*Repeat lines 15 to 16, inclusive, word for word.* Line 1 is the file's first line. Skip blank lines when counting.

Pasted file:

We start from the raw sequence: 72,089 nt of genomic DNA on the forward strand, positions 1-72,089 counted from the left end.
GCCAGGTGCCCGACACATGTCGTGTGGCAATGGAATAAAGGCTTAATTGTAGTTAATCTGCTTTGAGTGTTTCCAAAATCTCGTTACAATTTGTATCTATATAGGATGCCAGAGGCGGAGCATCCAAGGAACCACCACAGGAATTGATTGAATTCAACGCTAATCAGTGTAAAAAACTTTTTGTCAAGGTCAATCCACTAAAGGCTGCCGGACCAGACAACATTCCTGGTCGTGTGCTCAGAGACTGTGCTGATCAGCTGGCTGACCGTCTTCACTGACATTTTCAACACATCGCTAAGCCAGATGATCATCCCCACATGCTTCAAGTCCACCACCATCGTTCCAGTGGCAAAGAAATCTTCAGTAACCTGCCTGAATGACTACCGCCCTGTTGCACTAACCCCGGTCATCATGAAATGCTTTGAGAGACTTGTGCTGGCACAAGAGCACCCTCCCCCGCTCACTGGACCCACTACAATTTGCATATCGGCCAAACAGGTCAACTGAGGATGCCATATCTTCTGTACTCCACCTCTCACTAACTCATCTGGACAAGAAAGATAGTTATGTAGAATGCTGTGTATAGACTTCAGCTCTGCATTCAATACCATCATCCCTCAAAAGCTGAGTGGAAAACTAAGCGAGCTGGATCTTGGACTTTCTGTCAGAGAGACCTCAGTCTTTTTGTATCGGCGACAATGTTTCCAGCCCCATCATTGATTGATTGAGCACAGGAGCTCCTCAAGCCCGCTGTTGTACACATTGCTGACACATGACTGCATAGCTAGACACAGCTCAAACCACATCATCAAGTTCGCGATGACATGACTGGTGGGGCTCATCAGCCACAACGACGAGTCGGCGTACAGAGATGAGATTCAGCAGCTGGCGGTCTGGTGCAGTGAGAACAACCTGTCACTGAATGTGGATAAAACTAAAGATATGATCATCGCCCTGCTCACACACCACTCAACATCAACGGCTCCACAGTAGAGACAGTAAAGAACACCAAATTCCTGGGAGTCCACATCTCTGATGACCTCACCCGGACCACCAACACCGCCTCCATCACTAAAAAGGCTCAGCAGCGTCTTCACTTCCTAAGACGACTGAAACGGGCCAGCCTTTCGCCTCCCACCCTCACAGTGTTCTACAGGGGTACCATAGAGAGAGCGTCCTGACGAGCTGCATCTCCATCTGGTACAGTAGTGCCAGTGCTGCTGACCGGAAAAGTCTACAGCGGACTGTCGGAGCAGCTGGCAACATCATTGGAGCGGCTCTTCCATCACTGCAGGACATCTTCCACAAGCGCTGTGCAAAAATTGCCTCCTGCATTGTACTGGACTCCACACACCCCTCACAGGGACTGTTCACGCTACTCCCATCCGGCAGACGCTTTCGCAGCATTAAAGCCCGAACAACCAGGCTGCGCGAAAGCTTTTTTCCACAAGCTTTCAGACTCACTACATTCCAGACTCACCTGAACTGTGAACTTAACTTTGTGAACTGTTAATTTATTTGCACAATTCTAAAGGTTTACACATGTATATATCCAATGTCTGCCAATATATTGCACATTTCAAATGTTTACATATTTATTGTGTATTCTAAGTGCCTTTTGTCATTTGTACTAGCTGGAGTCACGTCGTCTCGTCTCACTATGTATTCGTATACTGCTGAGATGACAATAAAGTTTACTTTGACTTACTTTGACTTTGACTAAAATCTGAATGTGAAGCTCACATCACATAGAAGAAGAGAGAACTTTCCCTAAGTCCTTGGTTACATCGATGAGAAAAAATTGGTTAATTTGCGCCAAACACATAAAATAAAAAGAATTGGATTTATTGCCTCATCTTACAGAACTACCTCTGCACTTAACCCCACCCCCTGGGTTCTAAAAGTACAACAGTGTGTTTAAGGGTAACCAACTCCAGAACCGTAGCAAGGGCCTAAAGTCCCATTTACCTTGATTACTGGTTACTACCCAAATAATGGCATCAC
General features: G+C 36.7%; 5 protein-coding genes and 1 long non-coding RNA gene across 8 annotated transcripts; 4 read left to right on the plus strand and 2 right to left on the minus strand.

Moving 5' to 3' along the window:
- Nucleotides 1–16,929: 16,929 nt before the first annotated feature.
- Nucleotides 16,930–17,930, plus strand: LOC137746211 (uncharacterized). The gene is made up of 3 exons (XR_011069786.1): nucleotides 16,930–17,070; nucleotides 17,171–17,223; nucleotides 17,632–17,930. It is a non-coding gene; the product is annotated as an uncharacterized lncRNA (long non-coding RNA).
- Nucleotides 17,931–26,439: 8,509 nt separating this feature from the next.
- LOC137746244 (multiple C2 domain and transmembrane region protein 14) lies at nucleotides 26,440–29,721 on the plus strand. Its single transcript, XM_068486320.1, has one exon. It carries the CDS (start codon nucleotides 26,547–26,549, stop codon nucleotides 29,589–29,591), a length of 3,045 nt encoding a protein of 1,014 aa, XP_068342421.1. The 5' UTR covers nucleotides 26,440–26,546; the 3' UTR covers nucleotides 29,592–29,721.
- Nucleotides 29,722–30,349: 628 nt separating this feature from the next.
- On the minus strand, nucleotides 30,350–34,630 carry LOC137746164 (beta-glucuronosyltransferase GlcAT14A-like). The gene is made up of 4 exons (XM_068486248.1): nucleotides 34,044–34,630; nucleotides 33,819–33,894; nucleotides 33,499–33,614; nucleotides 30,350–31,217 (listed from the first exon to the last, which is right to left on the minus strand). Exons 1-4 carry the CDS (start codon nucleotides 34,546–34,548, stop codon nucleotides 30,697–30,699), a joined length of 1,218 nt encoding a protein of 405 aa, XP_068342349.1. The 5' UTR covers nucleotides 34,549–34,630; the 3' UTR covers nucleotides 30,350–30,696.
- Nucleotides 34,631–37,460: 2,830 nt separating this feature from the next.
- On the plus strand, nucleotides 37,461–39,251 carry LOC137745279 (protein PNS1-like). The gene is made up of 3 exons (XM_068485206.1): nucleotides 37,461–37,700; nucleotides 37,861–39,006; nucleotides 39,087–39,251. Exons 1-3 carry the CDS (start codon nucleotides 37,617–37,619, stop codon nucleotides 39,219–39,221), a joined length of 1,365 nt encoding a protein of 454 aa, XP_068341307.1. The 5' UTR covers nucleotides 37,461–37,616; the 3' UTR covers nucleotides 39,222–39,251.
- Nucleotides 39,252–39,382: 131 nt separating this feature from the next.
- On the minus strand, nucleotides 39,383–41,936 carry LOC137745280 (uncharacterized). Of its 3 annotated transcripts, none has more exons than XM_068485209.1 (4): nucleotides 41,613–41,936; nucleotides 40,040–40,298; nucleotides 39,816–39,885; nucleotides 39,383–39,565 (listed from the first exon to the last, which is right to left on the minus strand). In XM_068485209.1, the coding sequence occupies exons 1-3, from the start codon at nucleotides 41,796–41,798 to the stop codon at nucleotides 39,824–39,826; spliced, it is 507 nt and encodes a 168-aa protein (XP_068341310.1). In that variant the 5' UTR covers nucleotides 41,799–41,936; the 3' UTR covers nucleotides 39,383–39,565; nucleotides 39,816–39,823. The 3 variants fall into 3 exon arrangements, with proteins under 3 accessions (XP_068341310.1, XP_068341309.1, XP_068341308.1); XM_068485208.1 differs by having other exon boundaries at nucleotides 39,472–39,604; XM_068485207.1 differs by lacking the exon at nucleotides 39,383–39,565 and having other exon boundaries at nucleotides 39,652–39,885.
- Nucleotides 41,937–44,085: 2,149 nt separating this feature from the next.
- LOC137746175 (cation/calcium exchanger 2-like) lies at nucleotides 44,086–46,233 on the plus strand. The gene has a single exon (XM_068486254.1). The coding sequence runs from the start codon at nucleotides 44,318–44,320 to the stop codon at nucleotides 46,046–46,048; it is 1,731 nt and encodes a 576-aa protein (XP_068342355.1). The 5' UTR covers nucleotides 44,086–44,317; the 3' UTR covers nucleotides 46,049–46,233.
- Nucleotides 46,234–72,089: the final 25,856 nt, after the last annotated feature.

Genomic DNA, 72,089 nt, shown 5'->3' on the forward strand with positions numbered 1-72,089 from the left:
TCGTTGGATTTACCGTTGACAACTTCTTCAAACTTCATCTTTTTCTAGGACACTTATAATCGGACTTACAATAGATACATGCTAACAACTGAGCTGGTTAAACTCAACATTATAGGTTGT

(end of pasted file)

- Nucleotides 41,937–44,085: 2,149 nt separating this feature from the next.
- LOC137746175 (cation/calcium exchanger 2-like) lies at nucleotides 44,086–46,233 on the plus strand. The gene has a single exon (XM_068486254.1). The coding sequence runs from the start codon at nucleotides 44,318–44,320 to the stop codon at nucleotides 46,046–46,048; it is 1,731 nt and encodes a 576-aa protein (XP_068342355.1). The 5' UTR covers nucleotides 44,086–44,317; the 3' UTR covers nucleotides 46,049–46,233.